NOW HEAR THIS: Bowls columnist Jim Brigginshaw, along with team-mates Bob Hudson and Gary Blaxter, were disqualified from the w
NOW HEAR THIS: Bowls columnist Jim Brigginshaw, along with team-mates Bob Hudson and Gary Blaxter, were disqualified from the w

Bowlers banned

Old shirts unwelcome on the greens

By SAMANTHA TURNBULL

IT was the biggest controversy in lawn bowls since Mick Molloy's 'flipper' in the film Crackerjack.

Northern Star bowls columnist Jim Brigginshaw, along with team-mates Bob Hudson and Gary Blaxter, were disqualified from the weekend Iluka Bowls Club championship for refusing to wear new shirts emblazoned with the Bowls Australia logo.

It was the state's first disqualification since the Royal NSW Bowling Association made it mandatory from January 1 for all bowlers playing at pennant level or above to wear uniforms that carried the logo.

The Iluka trio boldly walked onto the greens in their ordinary whites on Saturday afternoon, but were told by bowls committee president Roy (Joe) Young and secretary Vic Reynolds they must don the new shirts or risk disqualification.

A crowd gathered and a flurry of finger-pointing erupted as Mr Brigginshaw argued against the ruling.

"You're depriving the elderly people in your club from playing in a championship because they can't afford a shirt," Mr Brigginshaw told Mr Young.

Mr Young eventually agreed to let the team play socially, but they were disqualified from the championship and unable to vie for a coveted position on the club's winners' board.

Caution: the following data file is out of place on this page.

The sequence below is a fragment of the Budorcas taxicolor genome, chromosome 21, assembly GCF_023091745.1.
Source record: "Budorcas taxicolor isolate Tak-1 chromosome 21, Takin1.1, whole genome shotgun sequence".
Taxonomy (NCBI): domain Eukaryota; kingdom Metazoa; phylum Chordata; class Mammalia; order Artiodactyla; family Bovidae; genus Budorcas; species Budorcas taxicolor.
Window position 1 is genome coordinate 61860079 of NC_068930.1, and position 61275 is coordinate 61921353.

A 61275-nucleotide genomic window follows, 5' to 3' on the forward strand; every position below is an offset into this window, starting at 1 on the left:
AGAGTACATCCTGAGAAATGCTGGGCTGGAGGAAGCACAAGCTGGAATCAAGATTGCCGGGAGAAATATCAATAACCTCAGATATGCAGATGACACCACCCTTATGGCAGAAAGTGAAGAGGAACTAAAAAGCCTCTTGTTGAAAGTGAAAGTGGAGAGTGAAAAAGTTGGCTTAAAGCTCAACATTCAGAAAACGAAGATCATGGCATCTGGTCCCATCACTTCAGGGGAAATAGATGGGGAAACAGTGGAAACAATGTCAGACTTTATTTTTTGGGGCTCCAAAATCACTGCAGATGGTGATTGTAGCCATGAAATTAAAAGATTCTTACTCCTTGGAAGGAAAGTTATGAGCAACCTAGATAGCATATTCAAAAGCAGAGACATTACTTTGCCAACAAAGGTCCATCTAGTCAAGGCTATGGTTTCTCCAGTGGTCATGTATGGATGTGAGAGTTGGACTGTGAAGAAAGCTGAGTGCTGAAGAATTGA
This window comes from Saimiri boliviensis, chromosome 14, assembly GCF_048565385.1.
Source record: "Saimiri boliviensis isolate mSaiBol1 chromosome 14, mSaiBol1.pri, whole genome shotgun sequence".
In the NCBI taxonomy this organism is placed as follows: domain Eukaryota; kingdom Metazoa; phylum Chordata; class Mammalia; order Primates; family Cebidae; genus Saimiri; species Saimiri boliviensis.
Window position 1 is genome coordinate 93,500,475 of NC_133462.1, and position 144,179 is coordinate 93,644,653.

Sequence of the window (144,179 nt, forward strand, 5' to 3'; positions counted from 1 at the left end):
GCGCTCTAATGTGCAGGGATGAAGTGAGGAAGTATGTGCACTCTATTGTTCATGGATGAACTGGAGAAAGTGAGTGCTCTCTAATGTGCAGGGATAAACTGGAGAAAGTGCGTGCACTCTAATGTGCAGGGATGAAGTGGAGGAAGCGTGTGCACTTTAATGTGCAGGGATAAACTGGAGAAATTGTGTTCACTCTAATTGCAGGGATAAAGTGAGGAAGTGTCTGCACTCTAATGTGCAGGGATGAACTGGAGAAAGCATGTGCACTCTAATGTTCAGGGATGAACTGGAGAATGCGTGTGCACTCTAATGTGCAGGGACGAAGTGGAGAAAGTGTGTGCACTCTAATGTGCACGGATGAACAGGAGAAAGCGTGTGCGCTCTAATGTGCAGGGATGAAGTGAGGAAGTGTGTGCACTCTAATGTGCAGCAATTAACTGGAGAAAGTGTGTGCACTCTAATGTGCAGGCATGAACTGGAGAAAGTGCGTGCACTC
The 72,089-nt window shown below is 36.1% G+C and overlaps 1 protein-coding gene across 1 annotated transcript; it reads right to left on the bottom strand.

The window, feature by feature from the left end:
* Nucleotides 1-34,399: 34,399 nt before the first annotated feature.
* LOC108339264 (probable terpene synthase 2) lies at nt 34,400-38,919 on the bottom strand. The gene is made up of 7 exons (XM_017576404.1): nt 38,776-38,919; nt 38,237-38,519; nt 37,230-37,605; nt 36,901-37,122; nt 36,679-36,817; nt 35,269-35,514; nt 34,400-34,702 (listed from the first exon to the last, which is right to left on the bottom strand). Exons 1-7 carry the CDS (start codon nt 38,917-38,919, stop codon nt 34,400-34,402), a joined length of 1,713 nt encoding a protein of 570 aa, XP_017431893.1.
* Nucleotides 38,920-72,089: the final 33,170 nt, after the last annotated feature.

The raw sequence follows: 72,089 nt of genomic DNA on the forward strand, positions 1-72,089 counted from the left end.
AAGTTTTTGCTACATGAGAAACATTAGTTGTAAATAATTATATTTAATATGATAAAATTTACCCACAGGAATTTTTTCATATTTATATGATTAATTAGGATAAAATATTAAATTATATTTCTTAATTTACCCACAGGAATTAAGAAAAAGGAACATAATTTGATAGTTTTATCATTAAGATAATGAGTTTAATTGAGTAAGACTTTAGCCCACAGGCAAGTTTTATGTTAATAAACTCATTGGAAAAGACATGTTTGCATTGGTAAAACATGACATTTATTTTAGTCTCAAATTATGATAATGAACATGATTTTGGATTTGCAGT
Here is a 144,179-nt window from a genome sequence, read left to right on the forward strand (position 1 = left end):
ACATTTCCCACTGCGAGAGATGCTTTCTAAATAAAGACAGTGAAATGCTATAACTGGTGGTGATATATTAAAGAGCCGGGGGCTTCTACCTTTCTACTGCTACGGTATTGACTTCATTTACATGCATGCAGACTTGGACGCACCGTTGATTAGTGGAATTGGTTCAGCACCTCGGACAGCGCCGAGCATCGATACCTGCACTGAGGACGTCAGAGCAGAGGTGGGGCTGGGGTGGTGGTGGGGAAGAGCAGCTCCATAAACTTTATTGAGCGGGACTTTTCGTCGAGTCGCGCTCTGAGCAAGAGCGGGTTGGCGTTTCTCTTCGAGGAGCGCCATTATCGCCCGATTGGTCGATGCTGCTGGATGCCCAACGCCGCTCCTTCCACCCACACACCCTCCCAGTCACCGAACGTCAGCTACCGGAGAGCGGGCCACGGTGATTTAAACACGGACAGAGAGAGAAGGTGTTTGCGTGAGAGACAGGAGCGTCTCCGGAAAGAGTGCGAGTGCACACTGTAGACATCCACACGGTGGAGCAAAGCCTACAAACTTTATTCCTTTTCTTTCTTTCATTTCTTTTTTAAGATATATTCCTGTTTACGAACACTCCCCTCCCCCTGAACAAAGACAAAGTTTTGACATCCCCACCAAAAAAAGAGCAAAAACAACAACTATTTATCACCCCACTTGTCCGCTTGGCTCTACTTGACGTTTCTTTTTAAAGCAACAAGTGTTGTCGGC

The president refused to comment.

Mr Brigginshaw said his team deliberately defied the rules to protest against having to pay up to $60 for new shirts.

"Pensioners have to pay through the nose to buy a shirt with the logo on it, when they have plenty of bowls clothing that was acceptable up to January 1," he said.

"I contend this is discriminating against people who are on restricted incomes and don't have the resources to buy unnecessary clothing.

"The logo scheme has also taken away my freedom of choice."

However, Bowls Australia chief executive officer Mark Rendell said the logo scheme was introduced in 1996 on a 'replacement basis' so new shirts did not have to be purchased until old ones had worn out.

He said, after 10 years, the Royal NSW Bowling Association decided bowlers had been given long enough to buy new shirts and if they still had not done so, they would be unable to play in tournaments at pennant level or above.



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